Death was an essential part of life in Ancient Rome. Honoring the memory of the deceased was fundamental for the well-being and prosperity of the families and future generations. This can be seen through the meticulous steps that followed the death: the funeral, burial, and offerings. The customs surrounding death and burial were similar in every Roman city around the territory.
First and foremost, the dead could only be buried outside the city walls or far from the inhabited center. This rule existed due to sanitary and safety reasons. Cremations and funeral pyres were common practices, and fires were dangerous if they got out of control. However, cremations were not the only funerary method. Inhumation was also common, especially during the earlier centuries. Pagan burials were realized in cemeteries on the outskirts of the city, or in underground catacombs for Christian citizens. It was part of the burial ritual to engrave religious symbols and the name of the deceased on their tomb, not only to mark their place of eternal rest but also to ensure they had a good journey to the afterlife.
The ashes of the bodies that were cremated were kept in jars or urns, which were then placed in the columbaria. The columbaria consisted of one or more rooms, sometimes within the cemetery and sometimes independent buildings. The walls of the columbaria were sectioned into many individual niches that housed the urns. When the population of Rome grew bigger, around the Augustan age during the 1st century BC, the use of cremation and columbaria tombs became more common because they were more practical and required less space than inhumations.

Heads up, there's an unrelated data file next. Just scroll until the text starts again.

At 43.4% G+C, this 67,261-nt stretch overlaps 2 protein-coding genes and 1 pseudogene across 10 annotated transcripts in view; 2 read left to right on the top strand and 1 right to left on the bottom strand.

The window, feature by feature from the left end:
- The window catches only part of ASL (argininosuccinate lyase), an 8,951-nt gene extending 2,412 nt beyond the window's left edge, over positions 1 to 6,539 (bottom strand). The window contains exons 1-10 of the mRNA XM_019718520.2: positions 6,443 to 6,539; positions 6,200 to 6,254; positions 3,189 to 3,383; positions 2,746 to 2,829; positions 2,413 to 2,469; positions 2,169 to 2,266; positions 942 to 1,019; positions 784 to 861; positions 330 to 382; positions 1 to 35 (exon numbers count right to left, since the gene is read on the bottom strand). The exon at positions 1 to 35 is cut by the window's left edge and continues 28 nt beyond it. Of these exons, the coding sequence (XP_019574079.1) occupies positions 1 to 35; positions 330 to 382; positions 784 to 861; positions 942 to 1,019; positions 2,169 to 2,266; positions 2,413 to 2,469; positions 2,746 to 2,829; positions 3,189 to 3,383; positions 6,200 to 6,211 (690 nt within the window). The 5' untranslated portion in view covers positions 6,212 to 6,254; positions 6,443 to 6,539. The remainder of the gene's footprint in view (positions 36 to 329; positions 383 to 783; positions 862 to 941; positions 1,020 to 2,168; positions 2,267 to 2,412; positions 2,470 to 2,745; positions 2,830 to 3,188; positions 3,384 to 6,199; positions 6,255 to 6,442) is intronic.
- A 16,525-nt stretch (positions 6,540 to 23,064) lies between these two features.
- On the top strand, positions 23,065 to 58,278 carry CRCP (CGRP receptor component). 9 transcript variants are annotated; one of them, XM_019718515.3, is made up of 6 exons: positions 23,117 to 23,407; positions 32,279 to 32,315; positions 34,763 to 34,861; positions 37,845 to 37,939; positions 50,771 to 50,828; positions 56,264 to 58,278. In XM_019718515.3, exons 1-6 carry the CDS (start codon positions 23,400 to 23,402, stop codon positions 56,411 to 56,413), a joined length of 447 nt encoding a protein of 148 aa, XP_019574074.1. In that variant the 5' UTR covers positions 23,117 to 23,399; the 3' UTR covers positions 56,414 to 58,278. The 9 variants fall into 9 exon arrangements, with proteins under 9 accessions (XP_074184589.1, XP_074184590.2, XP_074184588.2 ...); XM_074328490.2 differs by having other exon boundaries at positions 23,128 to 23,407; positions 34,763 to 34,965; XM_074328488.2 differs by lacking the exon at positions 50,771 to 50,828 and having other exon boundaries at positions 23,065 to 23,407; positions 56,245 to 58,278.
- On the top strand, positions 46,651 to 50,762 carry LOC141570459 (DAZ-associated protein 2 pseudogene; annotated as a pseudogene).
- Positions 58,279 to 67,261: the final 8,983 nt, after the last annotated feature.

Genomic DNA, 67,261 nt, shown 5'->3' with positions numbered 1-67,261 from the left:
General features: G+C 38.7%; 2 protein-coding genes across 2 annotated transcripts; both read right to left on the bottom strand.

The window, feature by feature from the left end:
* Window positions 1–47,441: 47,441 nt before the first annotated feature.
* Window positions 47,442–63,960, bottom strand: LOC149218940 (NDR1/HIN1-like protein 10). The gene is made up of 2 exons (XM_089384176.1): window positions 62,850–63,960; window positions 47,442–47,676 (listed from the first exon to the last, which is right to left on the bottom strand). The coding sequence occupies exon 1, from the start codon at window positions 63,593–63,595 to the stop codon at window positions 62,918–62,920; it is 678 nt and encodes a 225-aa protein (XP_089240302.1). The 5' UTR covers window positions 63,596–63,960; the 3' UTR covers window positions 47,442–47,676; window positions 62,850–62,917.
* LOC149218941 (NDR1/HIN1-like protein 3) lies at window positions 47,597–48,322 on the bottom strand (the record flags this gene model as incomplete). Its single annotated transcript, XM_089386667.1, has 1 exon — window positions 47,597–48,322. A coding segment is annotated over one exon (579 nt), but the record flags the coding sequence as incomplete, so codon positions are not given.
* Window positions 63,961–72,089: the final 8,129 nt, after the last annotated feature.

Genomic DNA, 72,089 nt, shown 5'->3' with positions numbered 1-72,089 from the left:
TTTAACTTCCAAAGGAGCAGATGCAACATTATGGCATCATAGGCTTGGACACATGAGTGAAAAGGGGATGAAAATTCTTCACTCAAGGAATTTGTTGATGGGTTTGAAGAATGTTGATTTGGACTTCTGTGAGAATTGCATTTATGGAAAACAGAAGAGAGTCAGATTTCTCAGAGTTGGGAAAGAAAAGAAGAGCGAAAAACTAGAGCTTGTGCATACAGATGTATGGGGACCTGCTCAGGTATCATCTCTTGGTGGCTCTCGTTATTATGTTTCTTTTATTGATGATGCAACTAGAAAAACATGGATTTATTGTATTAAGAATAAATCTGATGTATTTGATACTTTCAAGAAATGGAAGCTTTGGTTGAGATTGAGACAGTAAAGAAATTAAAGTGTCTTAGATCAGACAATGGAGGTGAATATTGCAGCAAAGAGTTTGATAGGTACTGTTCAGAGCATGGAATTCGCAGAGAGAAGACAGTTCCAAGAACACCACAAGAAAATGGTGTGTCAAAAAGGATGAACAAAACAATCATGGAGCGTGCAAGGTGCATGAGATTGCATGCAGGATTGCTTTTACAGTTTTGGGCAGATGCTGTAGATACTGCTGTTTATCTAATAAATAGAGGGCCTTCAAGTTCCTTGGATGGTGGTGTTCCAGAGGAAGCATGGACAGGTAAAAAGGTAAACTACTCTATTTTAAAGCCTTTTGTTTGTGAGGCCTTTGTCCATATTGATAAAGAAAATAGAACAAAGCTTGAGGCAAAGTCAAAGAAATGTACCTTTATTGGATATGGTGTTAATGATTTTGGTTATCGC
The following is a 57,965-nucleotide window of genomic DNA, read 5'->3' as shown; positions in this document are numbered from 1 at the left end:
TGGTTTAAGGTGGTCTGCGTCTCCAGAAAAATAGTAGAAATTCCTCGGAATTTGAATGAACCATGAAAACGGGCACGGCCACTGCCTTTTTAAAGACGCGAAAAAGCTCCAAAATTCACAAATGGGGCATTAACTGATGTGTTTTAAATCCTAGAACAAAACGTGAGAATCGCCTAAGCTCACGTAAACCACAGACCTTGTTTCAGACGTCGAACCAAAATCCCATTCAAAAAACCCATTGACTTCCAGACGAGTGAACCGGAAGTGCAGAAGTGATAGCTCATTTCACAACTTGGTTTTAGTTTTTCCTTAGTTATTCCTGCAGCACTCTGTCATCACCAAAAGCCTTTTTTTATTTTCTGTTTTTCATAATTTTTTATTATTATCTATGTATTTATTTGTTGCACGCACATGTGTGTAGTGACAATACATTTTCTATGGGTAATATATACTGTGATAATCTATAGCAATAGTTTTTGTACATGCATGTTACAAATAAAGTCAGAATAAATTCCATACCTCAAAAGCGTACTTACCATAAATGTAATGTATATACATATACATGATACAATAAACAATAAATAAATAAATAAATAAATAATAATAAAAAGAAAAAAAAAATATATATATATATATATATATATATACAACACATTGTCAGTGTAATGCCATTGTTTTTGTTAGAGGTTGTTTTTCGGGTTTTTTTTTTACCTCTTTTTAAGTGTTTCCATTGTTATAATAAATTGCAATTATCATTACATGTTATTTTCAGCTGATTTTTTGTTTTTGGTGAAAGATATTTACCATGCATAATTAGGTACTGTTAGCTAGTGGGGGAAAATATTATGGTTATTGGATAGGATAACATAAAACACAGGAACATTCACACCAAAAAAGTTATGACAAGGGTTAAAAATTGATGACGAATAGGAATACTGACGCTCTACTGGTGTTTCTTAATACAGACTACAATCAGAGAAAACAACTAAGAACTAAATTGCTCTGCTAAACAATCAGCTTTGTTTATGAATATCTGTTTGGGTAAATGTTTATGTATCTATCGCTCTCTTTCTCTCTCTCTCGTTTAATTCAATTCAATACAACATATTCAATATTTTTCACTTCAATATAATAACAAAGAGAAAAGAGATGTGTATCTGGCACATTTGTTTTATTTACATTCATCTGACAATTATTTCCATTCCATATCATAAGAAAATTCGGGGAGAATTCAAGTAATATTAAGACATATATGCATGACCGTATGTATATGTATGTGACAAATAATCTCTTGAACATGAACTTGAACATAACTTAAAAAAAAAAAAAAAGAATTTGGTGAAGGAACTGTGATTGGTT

Around the 2nd and 3rd century AD, inhumation burial became popular again, with the rise of the use of sarcophagi. The sarcophagus was similar to a coffin, a rectangular box that could be big enough to house 2 or 3 bodies. Rich individuals commissioned very sophisticated sarcophagi for themselves and their families, made out of marble and with intrinsic religious engravings, like the sarcophagus of Junius Basus, for example. The less fortunate people were buried in wood or terracotta sarcophagi. For prominent people, like highly ranked aristocrats and the family members of the Emperors, the senate would allow them to be buried inside the city to show their eternal status.
In Ostia Antica, there were at least 2 burial places: The Port Necropolis, and the Necropolis of Via Laurentina. The Port Necropolis was composed of around 200 funerary buildings, tombs commissioned by important individuals and decorated with mosaics, while the poor people were buried in caskets in the open spaces between 2 buildings. In the Laurentina Necropolis, there were many columbaria tombs, some beautifully decorated with frescoes and stuccos.
- Hope, V. (2007). Death in Ancient Rome: A Sourcebook (1st ed.). Routledge. https://doi.org/10.4324/9780203392485
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Cite this page as: Darius Arya, The American Institute for Roman Culture, “Ostia, Italy (Ostia Antica) – Chapter 8: Death and Burial” Ancient Rome Live. Last modified 08/28/2020. https://ancientromelive.org/ostia-italy-ostia-antica-chapter-8-death-and-burial/
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